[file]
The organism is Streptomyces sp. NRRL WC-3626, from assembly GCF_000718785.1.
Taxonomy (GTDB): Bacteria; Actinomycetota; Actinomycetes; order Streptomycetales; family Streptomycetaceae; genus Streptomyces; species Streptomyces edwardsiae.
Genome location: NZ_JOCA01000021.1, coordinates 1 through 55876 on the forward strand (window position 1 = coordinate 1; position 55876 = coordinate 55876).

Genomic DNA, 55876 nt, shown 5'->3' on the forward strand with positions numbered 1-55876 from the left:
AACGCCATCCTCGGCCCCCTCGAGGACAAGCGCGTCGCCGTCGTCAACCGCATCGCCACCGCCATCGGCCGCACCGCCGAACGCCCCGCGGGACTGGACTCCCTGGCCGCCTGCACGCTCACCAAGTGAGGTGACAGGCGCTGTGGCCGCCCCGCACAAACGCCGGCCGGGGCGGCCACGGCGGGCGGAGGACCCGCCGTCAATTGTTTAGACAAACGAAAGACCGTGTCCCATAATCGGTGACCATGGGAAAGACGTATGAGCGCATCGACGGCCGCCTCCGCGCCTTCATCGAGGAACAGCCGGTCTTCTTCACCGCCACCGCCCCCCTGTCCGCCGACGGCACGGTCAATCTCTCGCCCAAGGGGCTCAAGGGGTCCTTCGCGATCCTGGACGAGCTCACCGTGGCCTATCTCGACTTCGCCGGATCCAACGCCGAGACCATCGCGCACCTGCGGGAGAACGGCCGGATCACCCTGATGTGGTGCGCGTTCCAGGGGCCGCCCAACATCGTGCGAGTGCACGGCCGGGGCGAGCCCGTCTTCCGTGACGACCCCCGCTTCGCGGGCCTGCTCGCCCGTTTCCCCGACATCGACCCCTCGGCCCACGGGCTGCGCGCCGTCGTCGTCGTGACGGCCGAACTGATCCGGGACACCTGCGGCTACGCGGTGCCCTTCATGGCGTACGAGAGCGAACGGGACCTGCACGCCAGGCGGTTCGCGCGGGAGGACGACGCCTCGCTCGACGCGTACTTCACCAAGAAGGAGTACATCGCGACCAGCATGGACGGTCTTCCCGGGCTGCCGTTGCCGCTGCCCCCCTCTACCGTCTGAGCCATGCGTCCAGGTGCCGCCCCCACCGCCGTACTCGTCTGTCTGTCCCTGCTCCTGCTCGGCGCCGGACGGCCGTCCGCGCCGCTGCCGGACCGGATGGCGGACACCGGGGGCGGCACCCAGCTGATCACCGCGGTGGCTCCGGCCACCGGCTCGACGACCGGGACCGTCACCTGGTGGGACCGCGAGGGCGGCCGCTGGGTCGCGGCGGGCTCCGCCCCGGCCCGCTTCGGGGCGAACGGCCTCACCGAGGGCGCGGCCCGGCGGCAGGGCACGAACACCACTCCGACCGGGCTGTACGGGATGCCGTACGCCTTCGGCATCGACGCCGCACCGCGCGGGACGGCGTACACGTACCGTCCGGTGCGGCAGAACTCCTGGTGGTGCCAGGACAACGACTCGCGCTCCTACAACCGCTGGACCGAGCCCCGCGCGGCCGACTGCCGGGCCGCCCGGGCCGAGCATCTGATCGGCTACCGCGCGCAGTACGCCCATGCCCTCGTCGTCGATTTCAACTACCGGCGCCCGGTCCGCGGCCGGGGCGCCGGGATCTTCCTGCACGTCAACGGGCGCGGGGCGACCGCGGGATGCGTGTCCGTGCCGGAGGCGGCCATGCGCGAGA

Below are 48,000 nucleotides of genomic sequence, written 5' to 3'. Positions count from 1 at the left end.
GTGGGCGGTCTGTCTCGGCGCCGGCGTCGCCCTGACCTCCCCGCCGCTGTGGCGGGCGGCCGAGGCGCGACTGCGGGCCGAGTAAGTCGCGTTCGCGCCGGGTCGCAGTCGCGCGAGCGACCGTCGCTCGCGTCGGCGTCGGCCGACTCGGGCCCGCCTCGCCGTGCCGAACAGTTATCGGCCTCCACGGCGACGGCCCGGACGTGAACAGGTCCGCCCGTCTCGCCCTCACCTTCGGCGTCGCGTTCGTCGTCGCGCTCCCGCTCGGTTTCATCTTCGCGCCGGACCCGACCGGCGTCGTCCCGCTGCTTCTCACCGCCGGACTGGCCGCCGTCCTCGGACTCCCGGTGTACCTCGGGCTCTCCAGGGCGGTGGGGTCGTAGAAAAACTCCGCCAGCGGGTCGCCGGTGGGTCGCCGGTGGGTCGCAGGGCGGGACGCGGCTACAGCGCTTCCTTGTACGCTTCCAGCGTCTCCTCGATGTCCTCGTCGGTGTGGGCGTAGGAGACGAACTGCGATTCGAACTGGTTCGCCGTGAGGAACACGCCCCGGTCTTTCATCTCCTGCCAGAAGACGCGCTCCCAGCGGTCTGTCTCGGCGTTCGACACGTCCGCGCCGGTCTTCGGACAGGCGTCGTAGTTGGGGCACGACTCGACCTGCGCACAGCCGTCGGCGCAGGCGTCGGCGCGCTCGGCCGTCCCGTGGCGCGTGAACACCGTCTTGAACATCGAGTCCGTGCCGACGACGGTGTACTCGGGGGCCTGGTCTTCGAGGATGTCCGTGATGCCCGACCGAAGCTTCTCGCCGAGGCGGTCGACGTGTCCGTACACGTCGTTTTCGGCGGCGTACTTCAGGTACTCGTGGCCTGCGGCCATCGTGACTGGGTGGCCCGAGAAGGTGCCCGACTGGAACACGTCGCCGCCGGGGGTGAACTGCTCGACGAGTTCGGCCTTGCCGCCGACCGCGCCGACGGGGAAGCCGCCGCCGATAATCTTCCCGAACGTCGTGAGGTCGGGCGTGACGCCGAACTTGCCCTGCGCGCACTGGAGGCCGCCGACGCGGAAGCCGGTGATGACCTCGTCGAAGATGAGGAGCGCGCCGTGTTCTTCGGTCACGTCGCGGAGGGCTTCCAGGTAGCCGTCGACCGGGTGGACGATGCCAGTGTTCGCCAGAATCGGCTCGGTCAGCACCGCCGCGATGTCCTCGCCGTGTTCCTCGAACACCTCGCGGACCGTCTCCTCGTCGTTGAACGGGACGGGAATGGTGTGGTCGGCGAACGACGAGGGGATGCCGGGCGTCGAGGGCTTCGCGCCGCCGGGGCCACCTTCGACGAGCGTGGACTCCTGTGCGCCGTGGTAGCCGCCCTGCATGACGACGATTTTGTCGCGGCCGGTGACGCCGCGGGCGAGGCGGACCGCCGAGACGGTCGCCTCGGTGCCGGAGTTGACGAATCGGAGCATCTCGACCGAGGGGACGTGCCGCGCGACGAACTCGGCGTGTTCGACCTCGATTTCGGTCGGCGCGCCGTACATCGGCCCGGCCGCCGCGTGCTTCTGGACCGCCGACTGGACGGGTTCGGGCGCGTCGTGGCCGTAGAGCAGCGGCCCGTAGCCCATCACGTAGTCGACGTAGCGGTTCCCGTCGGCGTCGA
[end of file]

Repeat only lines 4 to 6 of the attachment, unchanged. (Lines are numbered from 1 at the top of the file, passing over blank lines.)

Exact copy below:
Genomic DNA, 55876 nt, shown 5'->3' on the forward strand with positions numbered 1-55876 from the left:
AACGCCATCCTCGGCCCCCTCGAGGACAAGCGCGTCGCCGTCGTCAACCGCATCGCCACCGCCATCGGCCGCACCGCCGAACGCCCCGCGGGACTGGACTCCCTGGCCGCCTGCACGCTCACCAAGTGAGGTGACAGGCGCTGTGGCCGCCCCGCACAAACGCCGGCCGGGGCGGCCACGGCGGGCGGAGGACCCGCCGTCAATTGTTTAGACAAACGAAAGACCGTGTCCCATAATCGGTGACCATGGGAAAGACGTATGAGCGCATCGACGGCCGCCTCCGCGCCTTCATCGAGGAACAGCCGGTCTTCTTCACCGCCACCGCCCCCCTGTCCGCCGACGGCACGGTCAATCTCTCGCCCAAGGGGCTCAAGGGGTCCTTCGCGATCCTGGACGAGCTCACCGTGGCCTATCTCGACTTCGCCGGATCCAACGCCGAGACCATCGCGCACCTGCGGGAGAACGGCCGGATCACCCTGATGTGGTGCGCGTTCCAGGGGCCGCCCAACATCGTGCGAGTGCACGGCCGGGGCGAGCCCGTCTTCCGTGACGACCCCCGCTTCGCGGGCCTGCTCGCCCGTTTCCCCGACATCGACCCCTCGGCCCACGGGCTGCGCGCCGTCGTCGTCGTGACGGCCGAACTGATCCGGGACACCTGCGGCTACGCGGTGCCCTTCATGGCGTACGAGAGCGAACGGGACCTGCACGCCAGGCGGTTCGCGCGGGAGGACGACGCCTCGCTCGACGCGTACTTCACCAAGAAGGAGTACATCGCGACCAGCATGGACGGTCTTCCCGGGCTGCCGTTGCCGCTGCCCCCCTCTACCGTCTGAGCCATGCGTCCAGGTGCCGCCCCCACCGCCGTACTCGTCTGTCTGTCCCTGCTCCTGCTCGGCGCCGGACGGCCGTCCGCGCCGCTGCCGGACCGGATGGCGGACACCGGGGGCGGCACCCAGCTGATCACCGCGGTGGCTCCGGCCACCGGCTCGACGACCGGGACCGTCACCTGGTGGGACCGCGAGGGCGGCCGCTGGGTCGCGGCGGGCTCCGCCCCGGCCCGCTTCGGGGCGAACGGCCTCACCGAGGGCGCGGCCCGGCGGCAGGGCACGAACACCACTCCGACCGGGCTGTACGGGATGCCGTACGCCTTCGGCATCGACGCCGCACCGCGCGGGACGGCGTACACGTACCGTCCGGTGCGGCAGAACTCCTGGTGGTGCCAGGACAACGACTCGCGCTCCTACAACCGCTGGACCGAGCCCCGCGCGGCCGACTGCCGGGCCGCCCGGGCCGAGCATCTGATCGGCTACCGCGCGCAGTACGCCCATGCCCTCGTCGTCGATTTCAACTACCGGCGCCCGGTCCGCGGCCGGGGCGCCGGGATCTTCCTGCACGTCAACGGGCGCGGGGCGACCGCGGGATGCGTGTCCGTGCCGGAGGCGGCCATGCGCGAGA

Below are 48,000 nucleotides of genomic sequence, written 5' to 3'. Positions count from 1 at the left end.